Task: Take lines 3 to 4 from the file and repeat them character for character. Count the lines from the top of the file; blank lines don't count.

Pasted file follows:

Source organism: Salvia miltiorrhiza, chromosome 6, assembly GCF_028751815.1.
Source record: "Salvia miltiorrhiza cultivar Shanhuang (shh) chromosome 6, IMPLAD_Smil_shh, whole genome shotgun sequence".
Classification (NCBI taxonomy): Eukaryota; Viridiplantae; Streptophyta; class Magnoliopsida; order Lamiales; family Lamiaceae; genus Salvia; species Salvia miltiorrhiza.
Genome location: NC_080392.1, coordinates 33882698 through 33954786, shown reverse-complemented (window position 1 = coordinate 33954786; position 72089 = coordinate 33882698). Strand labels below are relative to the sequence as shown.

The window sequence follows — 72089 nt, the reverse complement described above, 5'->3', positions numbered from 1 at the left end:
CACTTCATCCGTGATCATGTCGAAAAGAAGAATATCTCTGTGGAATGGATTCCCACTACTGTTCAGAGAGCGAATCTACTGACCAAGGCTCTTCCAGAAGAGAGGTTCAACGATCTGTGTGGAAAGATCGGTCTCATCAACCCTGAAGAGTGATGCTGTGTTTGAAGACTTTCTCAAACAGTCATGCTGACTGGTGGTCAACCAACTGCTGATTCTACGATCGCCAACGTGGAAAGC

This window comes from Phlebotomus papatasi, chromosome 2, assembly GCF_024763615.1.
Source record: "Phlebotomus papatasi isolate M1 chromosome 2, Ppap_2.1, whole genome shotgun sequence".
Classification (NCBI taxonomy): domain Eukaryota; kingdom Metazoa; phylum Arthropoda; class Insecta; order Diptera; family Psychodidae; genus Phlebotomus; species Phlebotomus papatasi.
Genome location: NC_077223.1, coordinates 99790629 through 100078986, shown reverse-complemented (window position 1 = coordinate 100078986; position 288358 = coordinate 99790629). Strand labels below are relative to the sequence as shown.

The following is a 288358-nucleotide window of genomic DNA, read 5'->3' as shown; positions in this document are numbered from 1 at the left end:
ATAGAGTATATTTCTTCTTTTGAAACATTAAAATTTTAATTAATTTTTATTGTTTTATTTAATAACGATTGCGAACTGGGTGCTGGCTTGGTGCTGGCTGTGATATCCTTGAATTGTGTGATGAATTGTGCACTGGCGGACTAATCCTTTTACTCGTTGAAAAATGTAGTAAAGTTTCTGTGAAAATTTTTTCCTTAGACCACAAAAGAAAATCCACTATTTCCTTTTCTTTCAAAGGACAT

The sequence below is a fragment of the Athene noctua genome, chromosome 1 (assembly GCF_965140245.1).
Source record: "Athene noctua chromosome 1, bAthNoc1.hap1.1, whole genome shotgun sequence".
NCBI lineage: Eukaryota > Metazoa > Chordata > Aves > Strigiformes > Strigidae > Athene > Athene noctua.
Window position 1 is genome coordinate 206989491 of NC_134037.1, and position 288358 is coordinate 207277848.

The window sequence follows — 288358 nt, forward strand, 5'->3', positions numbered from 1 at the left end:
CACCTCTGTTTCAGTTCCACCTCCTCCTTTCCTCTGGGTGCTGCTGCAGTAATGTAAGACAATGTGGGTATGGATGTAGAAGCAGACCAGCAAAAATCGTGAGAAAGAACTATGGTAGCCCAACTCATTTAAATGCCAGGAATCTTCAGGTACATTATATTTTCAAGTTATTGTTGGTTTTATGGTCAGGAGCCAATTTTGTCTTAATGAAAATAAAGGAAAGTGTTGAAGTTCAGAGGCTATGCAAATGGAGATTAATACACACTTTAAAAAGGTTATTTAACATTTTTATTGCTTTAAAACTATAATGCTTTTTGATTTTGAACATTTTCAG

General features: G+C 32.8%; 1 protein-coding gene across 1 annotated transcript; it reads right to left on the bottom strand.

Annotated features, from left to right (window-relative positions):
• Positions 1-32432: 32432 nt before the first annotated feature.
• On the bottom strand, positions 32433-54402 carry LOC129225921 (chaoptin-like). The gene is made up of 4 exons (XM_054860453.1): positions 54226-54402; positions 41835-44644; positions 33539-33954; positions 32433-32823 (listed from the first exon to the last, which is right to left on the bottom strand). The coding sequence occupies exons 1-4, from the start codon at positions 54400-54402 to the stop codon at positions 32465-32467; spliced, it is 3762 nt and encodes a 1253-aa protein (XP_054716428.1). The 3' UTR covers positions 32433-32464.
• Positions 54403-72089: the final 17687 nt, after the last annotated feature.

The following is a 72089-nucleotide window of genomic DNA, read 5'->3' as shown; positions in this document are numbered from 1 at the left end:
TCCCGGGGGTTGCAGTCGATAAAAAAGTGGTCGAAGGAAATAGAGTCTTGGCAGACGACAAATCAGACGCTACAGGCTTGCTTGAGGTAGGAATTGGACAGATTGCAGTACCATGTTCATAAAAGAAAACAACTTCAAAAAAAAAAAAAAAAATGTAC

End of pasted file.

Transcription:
Classification (NCBI taxonomy): Eukaryota; Viridiplantae; Streptophyta; class Magnoliopsida; order Lamiales; family Lamiaceae; genus Salvia; species Salvia miltiorrhiza.
Genome location: NC_080392.1, coordinates 33882698 through 33954786, shown reverse-complemented (window position 1 = coordinate 33954786; position 72089 = coordinate 33882698). Strand labels below are relative to the sequence as shown.